The importance of agricultural education
“I come from a farming culture, where we valued raw materials above all.”
At a recent social gathering, I overheard a local Agricultural Education teacher describe her service as a Future Farmers of America (FFA) Advisor. I was quite surprised at how many people indicated they had not heard of the program or held a misconception about FFA and the importance of Agricultural Education right here in San Luis Obispo County. Agricultural Education is far more important than just an elective curriculum. Our daily needs such as food, clothing, medicine, and even the paper this article was printed on require agriculture. The National FFA is one of the largest youth-led organizations in the United States. In 1988 “National” was added to the name of the association to represent the large number of participants that have swelled the ranks of FFA members to 653,359, representing 8,568 local chapters throughout the United States, Puerto Rico, and the U.S. Virgin Islands.
Agriculture is a significant portion of the county’s total direct economic output. Even during the height of the drought San Luis Obispo County agriculture produced nearly $1 billion dollars in product. According to the County Agricultural Report, indirect business tax payments related to agriculture have totaled more than $45.9 million, representing a sizable percentage of the county’s entire annual budget. A bit different from Silicon Valley’s diversification, both state and federal reports indicate that San Luis Obispo County has exceptional crop diversity and agriculture is a key component in our long-term economic stability. Schools throughout San Luis Obispo County have embraced the agricultural history of our county and developed high quality, cutting-edge programs preparing our youth for not only advances in agriculture but new technology and beyond. Several of our recent valedictorians throughout the county have been actively involved in agriculture, FFA, and Career & Technical Education (CTE).
The Lucia Mar Unified School District opened the Agricultural Island at Nipomo High School this spring thanks to the citizens of South County and the passage of Measure I. This facility includes state of the art classrooms and dedicated welding space complimenting the CTE program curriculum. The Nipomo FFA team placed in the top three nationally and was invited to compete in the International Livestock Judging Tour featuring the Royal Highland School in Scotland, Northern Ireland, and the Republic of Ireland. FFA participation is another example of our Central Coast school districts providing opportunities to gain local, national, and international experience in real-world programs. At a time in our history when the majority of our U.S. population is far removed from the land, schools on the Central Coast are continuing to promote interest, awareness, and involvement in agriculture. It is essential that we educate about where our food comes from beyond the local market shelf. A North County rancher I spoke with last month said, “If you like to eat, then you should like agriculture.”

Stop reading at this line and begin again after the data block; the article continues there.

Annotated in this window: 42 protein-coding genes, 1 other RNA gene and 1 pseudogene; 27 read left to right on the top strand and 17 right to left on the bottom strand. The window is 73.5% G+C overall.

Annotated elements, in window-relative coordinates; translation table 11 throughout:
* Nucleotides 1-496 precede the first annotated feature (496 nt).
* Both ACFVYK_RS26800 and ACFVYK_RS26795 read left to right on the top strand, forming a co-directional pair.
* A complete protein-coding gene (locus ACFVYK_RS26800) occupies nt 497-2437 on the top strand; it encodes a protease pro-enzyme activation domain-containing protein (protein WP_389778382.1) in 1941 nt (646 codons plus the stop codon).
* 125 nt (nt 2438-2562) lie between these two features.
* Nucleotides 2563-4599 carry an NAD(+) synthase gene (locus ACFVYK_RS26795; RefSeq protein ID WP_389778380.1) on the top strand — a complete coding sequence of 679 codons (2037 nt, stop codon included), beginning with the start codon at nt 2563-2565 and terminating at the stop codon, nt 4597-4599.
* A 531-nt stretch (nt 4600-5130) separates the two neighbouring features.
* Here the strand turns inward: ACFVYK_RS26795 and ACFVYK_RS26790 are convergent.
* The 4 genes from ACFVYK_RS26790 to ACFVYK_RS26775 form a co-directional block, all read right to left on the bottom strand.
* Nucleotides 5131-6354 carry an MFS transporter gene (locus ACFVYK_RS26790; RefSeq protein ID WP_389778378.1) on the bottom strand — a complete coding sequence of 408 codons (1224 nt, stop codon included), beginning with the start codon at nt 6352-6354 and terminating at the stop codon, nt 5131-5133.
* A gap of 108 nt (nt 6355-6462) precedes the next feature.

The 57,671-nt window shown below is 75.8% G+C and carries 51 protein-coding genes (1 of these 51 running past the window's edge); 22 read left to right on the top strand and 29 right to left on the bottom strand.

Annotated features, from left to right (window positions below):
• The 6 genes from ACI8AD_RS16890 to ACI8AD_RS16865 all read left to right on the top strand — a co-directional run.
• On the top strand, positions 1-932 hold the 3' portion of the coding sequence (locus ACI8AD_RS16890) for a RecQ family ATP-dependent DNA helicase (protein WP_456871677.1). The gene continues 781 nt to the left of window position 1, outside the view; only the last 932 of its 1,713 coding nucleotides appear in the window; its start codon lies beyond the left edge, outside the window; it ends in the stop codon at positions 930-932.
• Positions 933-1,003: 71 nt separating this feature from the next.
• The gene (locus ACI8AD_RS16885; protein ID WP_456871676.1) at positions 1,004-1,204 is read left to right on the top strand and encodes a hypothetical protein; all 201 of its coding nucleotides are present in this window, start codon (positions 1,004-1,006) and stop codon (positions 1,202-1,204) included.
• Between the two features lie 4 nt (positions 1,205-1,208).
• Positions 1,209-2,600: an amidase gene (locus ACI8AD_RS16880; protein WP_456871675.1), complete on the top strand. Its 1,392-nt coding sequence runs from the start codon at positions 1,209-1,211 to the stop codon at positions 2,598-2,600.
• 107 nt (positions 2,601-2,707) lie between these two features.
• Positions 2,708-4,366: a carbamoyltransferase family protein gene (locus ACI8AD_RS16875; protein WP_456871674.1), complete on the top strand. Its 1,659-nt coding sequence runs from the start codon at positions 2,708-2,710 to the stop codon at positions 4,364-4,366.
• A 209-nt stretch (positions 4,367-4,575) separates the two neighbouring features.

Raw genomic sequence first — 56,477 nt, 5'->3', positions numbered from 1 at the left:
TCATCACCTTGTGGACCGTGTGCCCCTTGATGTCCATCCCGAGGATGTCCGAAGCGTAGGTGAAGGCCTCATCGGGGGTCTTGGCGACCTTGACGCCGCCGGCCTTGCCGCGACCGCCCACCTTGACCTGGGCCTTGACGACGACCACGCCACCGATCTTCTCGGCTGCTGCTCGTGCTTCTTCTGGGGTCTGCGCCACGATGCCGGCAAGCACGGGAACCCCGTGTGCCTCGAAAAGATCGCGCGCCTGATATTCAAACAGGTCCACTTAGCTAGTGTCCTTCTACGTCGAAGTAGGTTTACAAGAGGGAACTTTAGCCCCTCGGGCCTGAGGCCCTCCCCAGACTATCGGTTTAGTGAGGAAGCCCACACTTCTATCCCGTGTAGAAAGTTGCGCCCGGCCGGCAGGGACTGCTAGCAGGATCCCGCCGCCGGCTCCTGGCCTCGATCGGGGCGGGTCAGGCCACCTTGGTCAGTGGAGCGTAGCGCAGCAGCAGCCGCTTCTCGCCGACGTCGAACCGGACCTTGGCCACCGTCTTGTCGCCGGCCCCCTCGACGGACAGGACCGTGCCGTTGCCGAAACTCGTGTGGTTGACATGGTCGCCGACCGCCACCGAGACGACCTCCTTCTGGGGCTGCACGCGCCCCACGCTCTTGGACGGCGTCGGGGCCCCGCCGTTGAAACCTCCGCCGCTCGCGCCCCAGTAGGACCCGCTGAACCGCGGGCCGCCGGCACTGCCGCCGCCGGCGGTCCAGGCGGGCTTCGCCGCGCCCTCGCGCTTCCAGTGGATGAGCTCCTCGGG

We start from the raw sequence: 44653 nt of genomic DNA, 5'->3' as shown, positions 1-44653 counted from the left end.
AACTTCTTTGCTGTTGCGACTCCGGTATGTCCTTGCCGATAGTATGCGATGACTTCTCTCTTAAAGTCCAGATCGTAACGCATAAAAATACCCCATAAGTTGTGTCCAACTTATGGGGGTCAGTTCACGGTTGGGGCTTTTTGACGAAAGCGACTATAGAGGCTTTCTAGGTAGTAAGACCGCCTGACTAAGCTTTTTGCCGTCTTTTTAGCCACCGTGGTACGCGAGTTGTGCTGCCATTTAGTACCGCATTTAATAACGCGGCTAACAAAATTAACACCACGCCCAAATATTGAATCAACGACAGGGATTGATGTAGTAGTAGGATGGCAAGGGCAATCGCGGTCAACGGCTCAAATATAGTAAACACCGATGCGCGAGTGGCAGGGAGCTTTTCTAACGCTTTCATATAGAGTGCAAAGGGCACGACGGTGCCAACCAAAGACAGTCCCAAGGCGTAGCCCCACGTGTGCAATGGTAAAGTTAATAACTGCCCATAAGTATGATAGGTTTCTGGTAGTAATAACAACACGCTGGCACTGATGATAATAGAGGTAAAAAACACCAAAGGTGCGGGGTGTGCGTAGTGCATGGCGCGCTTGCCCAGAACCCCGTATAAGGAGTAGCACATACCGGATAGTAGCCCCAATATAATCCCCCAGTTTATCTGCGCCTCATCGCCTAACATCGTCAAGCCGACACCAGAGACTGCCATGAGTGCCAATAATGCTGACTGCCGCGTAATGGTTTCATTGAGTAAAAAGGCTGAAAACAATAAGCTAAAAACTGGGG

It is the responsibility of educators, farmers, ranchers, and all directly involved with land to tell the story of our family farms, ranches, and the people who care for this valuable commodity right here on the Central Coast. Today’s educators should maintain a rich communications environment that encourages feedback and reinforcement, not only between the teacher and students, but also between classmates and the community. By embracing programs such as FFA, agriculture education, and CTE, we can make socially interactive environments that maintain discipline, create learning “fun”, and teach the positive use of new technologies that benefit our daily lives. As we move forward into a new school year, I thank you for your continued support of education, our community, and our democracy. It is an honor to serve as your County Superintendent of Schools.
“Look deep into nature, and you will understand everything better. ~Albert Einstein~